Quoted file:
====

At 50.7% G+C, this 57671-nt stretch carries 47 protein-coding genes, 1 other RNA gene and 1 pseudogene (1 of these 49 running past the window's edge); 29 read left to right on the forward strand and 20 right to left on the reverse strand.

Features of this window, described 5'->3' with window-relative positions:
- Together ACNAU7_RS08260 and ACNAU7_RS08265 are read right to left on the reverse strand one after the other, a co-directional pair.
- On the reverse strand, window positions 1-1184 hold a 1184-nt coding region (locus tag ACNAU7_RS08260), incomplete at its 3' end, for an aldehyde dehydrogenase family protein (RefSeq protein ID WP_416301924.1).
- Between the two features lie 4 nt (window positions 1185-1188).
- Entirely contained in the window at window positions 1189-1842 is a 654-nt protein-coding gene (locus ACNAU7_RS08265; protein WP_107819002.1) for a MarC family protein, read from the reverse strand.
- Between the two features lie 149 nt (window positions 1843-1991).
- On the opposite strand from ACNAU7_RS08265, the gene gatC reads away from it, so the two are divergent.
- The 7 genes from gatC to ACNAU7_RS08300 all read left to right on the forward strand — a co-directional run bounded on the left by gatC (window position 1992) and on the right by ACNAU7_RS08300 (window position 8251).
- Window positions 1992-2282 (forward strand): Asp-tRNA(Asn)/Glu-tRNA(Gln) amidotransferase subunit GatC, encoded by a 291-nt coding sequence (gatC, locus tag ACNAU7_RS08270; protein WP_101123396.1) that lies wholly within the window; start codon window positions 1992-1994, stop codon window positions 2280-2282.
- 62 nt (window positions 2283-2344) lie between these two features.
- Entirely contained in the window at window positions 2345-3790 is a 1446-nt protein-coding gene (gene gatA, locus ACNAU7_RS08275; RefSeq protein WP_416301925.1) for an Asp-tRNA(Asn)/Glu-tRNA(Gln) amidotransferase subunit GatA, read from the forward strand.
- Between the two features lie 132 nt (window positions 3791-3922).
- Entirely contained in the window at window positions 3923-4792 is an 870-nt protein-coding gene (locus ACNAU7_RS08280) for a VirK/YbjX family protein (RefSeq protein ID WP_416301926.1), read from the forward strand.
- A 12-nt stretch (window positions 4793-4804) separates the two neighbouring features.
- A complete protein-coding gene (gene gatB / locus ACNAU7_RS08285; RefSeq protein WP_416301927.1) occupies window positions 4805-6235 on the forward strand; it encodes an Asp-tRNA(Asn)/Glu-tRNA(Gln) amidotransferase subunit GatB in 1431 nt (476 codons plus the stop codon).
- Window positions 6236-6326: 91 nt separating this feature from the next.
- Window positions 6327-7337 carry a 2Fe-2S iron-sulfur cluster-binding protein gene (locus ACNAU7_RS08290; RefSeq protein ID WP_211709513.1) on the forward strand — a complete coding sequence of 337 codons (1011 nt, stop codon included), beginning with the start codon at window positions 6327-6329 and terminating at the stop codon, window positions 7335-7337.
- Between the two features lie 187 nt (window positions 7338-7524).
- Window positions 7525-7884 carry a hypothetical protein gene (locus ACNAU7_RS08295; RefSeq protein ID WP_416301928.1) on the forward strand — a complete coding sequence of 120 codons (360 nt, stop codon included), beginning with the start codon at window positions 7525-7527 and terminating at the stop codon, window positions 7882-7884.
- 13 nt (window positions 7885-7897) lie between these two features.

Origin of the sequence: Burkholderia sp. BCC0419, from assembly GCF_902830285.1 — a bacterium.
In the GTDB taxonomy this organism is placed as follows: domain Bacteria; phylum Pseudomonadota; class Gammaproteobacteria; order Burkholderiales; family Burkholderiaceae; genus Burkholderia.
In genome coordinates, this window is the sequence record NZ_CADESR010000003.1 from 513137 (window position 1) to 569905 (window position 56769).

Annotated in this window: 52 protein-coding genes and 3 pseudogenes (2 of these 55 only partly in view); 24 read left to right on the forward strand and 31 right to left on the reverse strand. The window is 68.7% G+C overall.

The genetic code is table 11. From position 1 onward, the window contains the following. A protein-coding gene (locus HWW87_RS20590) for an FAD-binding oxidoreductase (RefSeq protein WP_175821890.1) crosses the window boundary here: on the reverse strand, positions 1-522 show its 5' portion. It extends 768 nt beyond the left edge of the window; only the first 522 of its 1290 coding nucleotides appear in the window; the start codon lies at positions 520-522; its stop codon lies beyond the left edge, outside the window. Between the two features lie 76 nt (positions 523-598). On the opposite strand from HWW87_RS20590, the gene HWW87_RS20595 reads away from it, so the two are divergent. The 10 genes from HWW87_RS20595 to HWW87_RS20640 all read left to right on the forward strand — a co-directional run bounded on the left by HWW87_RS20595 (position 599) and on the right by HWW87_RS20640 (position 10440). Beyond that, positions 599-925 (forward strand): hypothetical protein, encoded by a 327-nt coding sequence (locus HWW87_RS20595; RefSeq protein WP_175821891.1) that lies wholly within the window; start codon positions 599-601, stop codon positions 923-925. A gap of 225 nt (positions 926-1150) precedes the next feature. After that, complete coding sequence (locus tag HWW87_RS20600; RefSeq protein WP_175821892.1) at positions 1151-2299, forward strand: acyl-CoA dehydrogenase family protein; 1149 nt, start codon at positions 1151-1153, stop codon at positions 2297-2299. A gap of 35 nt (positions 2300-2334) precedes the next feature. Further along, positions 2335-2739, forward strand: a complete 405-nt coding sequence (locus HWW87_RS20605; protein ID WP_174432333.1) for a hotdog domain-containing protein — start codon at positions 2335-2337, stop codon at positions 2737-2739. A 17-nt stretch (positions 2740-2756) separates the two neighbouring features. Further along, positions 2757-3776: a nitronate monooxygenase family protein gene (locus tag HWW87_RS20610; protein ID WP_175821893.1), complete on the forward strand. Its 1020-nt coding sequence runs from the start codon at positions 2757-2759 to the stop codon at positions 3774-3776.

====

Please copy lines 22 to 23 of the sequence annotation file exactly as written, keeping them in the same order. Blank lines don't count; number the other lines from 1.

Origin of the sequence: Burkholderia sp. BCC0419, from assembly GCF_902830285.1 — a bacterium.
In the GTDB taxonomy this organism is placed as follows: domain Bacteria; phylum Pseudomonadota; class Gammaproteobacteria; order Burkholderiales; family Burkholderiaceae; genus Burkholderia.